By Helene Cooper
June 23, 2017
On the same day the Pentagon announced it had killed yet another Islamic State leader that few Americans have heard of, Fawaz Muhammad Jubayr Al-Rawi, American officials also said they do not know if the Islamic State’s most well-known name, Abu Bakr al-Baghdadi, is still alive.
Officials cautioned that they have no evidence that Mr. Baghdadi is dead. But the duelling narratives illustrate the plodding nature of the Defence Department’s fight against the militant Sunni Islamic extremist group, which is, after almost three years of airstrikes, on the back foot in both Iraq and Syria.
Every couple of weeks, the United States Central Command, which oversees combat operations in the Middle East, announces the death of an Islamic State leader who has been killed in airstrikes. On Tuesday, it was Turki al-Bin’ali, whom the American-led coalition called the “self-proclaimed grand mufti or chief cleric” of the Islamic State, killed in a May 31 airstrike in Mayadin, Syria. Two weeks before that, it was Samir Idris, whom the Defense Department said was a “key” Islamic State financier of attacks around the world, also killed near Mayadin.
On Friday, it was Mr. Rawi, a Syrian labelled by the Pentagon “an experienced terrorist financial facilitator,” who moved millions of dollars for the Islamic State’s attack and logistics network.
Mr. Rawi owned a currency exchange that he used, along with a network of global financial contacts, “to move money into and out of ISIS-controlled territory and across borders,” a Defence Department statement said, using an acronym for the Islamic State. The Treasury Department had imposed sanctions on Mr. Rawi and his company in December.
As for Mr. Baghdadi, the Defence Department has no concrete evidence of whether he is still alive, Col. Ryan Dillon, a spokesman for the American-led coalition that is fighting the Islamic State, told reporters on Friday from Baghdad.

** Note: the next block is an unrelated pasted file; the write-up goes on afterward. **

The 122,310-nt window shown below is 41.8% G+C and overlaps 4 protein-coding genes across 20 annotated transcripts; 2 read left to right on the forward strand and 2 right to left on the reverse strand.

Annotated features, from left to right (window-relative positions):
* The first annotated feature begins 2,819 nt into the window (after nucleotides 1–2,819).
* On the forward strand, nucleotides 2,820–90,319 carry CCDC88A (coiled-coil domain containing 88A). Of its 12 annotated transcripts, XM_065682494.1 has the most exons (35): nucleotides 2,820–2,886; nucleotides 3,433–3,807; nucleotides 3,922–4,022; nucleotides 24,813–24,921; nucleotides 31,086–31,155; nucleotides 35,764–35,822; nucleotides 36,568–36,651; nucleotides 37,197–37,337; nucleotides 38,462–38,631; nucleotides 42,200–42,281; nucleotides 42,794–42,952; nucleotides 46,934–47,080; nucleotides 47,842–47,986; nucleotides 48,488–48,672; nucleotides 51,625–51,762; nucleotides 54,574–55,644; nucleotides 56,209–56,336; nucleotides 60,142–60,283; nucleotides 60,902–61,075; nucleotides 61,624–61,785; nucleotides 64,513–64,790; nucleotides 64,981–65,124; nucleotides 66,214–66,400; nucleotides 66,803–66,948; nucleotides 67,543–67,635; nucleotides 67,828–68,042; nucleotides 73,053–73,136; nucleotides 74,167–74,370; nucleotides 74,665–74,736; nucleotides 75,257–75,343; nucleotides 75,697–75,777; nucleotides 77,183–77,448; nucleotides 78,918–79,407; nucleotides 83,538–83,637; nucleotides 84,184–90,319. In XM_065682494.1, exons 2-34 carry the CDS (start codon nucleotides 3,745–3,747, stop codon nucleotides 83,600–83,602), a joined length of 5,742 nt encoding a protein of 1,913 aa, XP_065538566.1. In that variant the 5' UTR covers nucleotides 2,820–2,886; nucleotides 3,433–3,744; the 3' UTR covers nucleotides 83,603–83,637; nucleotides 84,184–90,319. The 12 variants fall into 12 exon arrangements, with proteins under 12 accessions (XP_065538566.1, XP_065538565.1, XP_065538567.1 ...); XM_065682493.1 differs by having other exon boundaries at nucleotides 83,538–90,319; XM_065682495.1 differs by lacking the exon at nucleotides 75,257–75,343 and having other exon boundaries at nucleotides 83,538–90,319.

“That said, we don’t have any concrete evidence on whether or not he’s dead, either,” Colonel Dillon said of Mr. Baghdadi, who has been the subject of a three-year manhunt.
Since the American-led bombing campaign against the Islamic State began in August 2014, reports of Mr. Baghdadi’s death have repeatedly surfaced. None have turned out to be true.
The latest foray into figuring out whether the Islamic State leader is dead or alive began June 16, when Russia’s military — which is also bombing the Islamic State in Syria — said it was looking into whether one of its airstrikes in the Syrian desert had killed Mr. Baghdadi, the self-declared caliph of the Islamic State. In a statement, the Defence Ministry said the Russian Air Force had struck a meeting of Islamic State leaders on May 28 outside Raqqa, Syria, the group’s de facto capital, possibly killing Mr. Baghdadi.
This week, Russia upgraded its assessment, as the deputy foreign minister, Oleg V. Syromolotov, said that Moscow was increasingly certain that Russian warplanes had killed Mr. Baghdadi three weeks ago.
Throughout it all, American defence officials have maintained that they have no proof that the Islamic State leader is dead. They said they were reviewing reports from May 28 and subsequent days for clues, but pointed out that Mr. Baghdadi has not been heard from publicly since November, when the Islamic State released a blistering audio recording in which he urged forces to remain firm in the face of the American-backed Iraqi offensive in Mosul. So the fact that he has not popped up publicly since May 28 does not necessarily mean he has been killed.
But on Friday, Colonel Dillon seemed to inch — ever so slightly — in the direction that Mr. Baghdadi may be dead. “We certainly know that if he is still alive, we expect that he is not being able to influence what is currently happening in Raqqa or Mosul or over all,” he told a Pentagon briefing, “as they continue to lose their physical caliphate.”